Iran's gambit in Latin America

Venezuelan Presidency Office

Venezuelan President Hugo Chavez greets his Iranian counterpart Mahmoud Ahmadinejad at the Miraflores Palace in the city of Caracas, capital of Venezuela, on Jan. 9, 2012.

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  • Iran makes no secret of its determination to carry its asymmetrical warfare to the Western Hemisphere @RogerNoriegaUSA

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  • The US must find its way toward adopting new forward-leaning policies that will frustrate Iran's plans to threaten the US closer to come

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  • It is clear that Iran intends to use safe havens in Latin America to deploy activities that threaten the US

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In early January, Iran caught the world’s attention by threatening to close the Strait of Hormuz and brandish shore-to-sea cruise missiles in what was to be a 10-day naval exercise. That same week Iranian President Mahmoud Ahmadinejad announced a five-nation trip through Latin America to advance his country’s influence and operational capabilities on the doorstep of the United States. It would take a very generous view of the Islamic Republic to dismiss these simultaneous events as mere coincidence. Tehran makes no secret of its determination to carry its asymmetrical warfare to the Western Hemisphere. Iranian Defense Minister Ahmad Vahidi was in Bolivia in May 2011 when he promised a “tough and crushing response” to any U.S. offensive against Iran. Such provocations are part of what should be understood as Iran’s five-year push into the Americas. 

The Obama administration and career U.S. diplomats have been slow to recognize the threat posed by this creeping advance. Only after several Republican presidential candidates highlighted the problem in a debate on November 22 sponsored in part by the American Enterprise Institute in Washington, D.C., did President Obama say, “[W]e take Iranian activities, including in Venezuela, very seriously, and we will continue to monitor them closely.” Unfortunately, merely monitoring Iran’s foray into Latin America is not enough. The United States must find its way toward adopting new forward-leaning policies that will frustrate Tehran’s plans to threaten U.S. security and interests close to home.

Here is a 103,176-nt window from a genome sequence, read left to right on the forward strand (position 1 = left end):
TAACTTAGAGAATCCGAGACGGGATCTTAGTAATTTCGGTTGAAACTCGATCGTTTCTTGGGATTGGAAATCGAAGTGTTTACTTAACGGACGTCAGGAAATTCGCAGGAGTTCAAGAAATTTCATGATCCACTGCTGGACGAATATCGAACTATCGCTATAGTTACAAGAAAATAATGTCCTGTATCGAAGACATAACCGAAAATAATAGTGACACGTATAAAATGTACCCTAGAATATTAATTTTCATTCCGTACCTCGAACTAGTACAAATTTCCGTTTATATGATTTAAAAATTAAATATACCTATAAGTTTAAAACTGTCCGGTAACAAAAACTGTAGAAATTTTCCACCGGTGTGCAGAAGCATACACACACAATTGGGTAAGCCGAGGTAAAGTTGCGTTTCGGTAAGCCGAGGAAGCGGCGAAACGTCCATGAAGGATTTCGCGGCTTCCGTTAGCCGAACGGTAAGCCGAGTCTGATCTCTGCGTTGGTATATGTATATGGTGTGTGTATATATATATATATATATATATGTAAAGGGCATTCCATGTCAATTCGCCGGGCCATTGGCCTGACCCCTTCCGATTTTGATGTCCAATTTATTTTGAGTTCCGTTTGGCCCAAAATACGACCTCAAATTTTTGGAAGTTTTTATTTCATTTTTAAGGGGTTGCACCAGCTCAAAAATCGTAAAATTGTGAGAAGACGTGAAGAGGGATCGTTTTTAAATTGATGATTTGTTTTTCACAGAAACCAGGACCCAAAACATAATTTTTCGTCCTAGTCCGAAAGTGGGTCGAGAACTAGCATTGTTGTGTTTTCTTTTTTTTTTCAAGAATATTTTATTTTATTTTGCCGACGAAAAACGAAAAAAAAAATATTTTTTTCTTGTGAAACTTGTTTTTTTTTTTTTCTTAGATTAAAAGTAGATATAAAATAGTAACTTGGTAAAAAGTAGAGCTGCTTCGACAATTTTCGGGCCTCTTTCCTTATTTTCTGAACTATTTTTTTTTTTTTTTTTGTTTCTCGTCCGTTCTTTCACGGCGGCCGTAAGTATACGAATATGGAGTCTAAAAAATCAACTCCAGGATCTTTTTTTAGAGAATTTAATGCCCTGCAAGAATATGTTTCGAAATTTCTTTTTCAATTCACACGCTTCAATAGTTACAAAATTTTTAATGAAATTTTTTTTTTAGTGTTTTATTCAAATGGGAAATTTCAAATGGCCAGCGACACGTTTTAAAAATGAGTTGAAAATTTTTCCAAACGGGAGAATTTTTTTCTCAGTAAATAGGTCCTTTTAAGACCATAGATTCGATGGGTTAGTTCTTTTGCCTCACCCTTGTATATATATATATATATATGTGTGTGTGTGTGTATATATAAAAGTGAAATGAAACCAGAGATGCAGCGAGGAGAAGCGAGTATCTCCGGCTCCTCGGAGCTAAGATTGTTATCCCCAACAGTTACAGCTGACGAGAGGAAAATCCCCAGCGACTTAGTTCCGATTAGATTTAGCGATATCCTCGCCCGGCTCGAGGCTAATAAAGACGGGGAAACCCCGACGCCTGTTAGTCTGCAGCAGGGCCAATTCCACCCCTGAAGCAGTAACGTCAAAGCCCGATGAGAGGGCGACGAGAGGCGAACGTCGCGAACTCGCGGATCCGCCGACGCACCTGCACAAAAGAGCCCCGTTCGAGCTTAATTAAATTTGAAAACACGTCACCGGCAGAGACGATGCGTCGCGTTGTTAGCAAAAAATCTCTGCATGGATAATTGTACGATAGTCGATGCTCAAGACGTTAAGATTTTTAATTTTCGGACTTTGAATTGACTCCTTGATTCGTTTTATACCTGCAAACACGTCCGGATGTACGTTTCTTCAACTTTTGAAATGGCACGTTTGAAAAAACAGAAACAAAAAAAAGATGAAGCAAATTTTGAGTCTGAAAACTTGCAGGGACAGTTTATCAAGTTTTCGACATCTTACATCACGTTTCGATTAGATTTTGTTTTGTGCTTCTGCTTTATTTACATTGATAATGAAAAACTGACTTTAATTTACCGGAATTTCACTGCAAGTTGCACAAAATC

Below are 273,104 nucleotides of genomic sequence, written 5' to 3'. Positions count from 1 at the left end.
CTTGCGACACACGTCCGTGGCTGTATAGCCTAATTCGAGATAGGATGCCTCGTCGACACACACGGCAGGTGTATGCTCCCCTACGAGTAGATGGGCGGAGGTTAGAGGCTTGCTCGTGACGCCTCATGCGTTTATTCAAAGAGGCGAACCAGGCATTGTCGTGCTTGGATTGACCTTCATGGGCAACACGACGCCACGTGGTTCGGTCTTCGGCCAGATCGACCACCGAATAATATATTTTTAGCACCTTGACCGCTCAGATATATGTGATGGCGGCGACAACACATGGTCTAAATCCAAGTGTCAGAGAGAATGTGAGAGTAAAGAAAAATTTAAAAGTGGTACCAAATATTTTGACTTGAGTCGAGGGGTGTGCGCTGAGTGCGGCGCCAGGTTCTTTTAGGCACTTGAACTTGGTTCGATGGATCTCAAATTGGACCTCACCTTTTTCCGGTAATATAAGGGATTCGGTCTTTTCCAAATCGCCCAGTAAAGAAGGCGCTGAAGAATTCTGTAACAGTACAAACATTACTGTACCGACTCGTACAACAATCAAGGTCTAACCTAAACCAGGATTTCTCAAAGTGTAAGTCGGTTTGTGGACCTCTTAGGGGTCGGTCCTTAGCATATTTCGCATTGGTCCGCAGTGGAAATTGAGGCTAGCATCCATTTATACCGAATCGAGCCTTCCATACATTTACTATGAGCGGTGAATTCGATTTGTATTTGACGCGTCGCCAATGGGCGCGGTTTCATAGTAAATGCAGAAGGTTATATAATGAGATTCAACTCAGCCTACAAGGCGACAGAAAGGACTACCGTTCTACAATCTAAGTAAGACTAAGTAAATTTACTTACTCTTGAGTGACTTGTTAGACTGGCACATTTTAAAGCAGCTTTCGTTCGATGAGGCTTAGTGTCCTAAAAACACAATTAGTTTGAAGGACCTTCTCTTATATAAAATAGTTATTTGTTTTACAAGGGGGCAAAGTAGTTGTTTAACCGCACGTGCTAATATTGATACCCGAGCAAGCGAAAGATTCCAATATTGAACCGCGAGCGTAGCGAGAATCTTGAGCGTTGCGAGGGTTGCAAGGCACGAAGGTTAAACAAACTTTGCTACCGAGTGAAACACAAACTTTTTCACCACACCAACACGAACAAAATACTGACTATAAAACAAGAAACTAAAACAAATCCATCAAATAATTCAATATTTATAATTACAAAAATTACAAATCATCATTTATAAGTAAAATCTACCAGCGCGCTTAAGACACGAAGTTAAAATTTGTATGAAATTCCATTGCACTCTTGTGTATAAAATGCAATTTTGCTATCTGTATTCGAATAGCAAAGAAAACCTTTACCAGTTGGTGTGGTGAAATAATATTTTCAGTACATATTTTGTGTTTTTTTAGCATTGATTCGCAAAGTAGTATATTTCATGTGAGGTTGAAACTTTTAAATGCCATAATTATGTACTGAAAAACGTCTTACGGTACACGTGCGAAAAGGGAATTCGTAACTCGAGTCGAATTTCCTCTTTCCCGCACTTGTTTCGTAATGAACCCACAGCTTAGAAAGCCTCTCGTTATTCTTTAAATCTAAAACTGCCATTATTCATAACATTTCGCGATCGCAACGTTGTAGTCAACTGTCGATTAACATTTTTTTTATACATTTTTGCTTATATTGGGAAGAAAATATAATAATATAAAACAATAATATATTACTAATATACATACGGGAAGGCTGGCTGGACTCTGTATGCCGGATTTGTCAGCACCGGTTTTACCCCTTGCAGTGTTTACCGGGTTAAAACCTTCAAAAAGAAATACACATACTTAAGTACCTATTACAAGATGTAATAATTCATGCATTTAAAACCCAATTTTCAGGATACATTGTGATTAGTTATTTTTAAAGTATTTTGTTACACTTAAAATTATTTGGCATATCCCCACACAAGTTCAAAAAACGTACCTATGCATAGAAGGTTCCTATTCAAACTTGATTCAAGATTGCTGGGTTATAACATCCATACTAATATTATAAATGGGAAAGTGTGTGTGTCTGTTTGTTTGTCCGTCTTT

In the last five years, Iran has begun to take full advantage of Venezuelan strongman Hugo Chávez’s unprecedented hospitality in the Americas. Chávez’s petro-diplomacy has enabled Ahmadinejad to cultivate partnerships with anti-U.S. regimes in Cuba, Ecuador, and Bolivia as well. Today, a shadowy network of commercial and industrial enterprises in several countries affords Iran a physical presence in proximity to the borders of its greatest foe. It is increasingly clear that Iran intends to use safe havens in these countries to deploy conventional and unconventional weaponry that pose a direct threat to U.S. territory, strategic waterways, and American allies.

Read the full article on CommentaryMagazine.com

Roger F. Noriega was Ambassador to the Organization of American States from 2001-03 and Assistant Secretary of State from 2003-05. He is a visiting fellow at the  American Enterprise Institute and managing director of Vision Americas LLC, which represents U.S. and foreign clients.

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About the Author

 

Roger F.
Noriega
  • Roger F. Noriega is a former assistant secretary of state for Western Hemisphere affairs (Canada, Latin America, and the Caribbean) and a former U.S. ambassador to the Organization of American States. He coordinates AEI's program on Latin America and writes for the Institute's Latin American Outlook series.


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